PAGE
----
Over the past 45 years, investigations of ultraviolet absorption features in stellar spectra have revealed that most of the heavy elements in the interstellar medium are depleted from the gas phase to values well below solar or B star reference abundances. The strengths of such depletions reveal the composition of dust grains in space, and they can be characterized by a limited set of parameters that are closely linked to the average gas densities and the condensation temperatures of the elements. Two outstanding mysteries remain: one is the fact that the depletion of oxygen exceeds that needed for forming silicates or metallic oxides, and the other is that the chemically inert element krypton shows some depletion. When we observe absorption features to derive the element abundances in distant galaxies, we must understand how to correct for depletions by using the patterns found in our Galaxy or the Small Magellanic Cloud as examples. Comparisons of interstellar abundances to those found in circumstellar disks may help us to understand better the replenishment and dispersal of gaseous matter in such systems.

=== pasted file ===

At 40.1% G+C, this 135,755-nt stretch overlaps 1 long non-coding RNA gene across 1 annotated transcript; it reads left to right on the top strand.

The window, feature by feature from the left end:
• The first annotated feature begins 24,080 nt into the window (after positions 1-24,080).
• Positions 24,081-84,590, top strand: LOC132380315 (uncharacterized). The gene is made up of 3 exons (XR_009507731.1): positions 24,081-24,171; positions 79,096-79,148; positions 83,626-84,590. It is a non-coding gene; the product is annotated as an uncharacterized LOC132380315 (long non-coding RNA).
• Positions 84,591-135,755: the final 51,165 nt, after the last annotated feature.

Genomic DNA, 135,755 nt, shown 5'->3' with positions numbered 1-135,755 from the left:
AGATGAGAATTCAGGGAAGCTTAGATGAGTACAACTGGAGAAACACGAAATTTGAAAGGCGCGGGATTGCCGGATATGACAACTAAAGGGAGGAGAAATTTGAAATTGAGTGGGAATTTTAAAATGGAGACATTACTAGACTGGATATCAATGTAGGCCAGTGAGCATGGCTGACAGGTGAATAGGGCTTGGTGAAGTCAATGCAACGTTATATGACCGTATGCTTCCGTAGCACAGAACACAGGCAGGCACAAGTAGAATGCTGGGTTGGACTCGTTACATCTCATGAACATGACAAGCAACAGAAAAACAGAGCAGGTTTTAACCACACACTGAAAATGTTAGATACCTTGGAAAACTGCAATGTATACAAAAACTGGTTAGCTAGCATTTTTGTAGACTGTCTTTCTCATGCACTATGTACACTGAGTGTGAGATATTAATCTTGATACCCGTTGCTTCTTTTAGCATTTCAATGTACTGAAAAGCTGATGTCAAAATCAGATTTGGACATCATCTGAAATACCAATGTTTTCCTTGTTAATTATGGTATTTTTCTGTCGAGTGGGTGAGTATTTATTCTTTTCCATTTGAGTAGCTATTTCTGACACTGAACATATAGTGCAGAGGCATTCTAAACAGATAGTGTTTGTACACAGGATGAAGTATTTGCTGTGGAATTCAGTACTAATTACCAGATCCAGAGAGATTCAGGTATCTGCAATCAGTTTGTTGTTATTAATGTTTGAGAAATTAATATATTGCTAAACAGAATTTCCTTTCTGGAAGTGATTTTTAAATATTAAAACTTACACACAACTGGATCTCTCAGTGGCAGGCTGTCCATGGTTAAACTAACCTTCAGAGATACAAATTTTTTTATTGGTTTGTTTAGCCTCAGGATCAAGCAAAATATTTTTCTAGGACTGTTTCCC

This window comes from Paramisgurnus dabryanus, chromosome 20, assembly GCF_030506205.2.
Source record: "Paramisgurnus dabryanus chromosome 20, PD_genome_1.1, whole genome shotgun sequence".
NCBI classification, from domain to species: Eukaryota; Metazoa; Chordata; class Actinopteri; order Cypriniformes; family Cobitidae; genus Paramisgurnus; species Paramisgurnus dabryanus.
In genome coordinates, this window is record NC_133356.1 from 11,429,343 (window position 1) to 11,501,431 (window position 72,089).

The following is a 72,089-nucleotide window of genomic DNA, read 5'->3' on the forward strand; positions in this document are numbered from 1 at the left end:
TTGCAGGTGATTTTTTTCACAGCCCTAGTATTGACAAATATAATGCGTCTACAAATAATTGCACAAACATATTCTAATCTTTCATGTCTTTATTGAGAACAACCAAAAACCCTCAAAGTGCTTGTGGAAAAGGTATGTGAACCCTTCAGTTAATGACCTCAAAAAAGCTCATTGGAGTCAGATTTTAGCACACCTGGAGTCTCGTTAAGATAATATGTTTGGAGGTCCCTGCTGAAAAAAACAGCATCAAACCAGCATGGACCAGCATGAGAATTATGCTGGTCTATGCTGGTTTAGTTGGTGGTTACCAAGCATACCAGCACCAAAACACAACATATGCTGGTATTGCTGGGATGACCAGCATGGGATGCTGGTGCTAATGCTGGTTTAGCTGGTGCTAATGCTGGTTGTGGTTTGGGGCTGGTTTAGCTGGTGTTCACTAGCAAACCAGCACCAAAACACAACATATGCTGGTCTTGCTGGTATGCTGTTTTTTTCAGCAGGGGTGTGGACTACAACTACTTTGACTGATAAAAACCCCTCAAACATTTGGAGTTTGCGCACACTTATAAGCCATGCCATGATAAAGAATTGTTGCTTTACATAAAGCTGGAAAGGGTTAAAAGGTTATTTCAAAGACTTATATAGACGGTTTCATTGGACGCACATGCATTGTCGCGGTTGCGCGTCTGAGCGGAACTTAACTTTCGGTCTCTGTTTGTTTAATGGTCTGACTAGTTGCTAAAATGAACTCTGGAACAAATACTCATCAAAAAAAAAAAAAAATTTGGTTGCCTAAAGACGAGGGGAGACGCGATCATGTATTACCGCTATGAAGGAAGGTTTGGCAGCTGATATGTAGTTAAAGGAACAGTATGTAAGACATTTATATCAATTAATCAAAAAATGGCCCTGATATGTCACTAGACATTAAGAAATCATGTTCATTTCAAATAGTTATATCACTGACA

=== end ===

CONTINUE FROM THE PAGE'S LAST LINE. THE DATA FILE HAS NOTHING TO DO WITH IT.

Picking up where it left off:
Local contact: M. A. Miville-Deschênes, organization: M. Galametz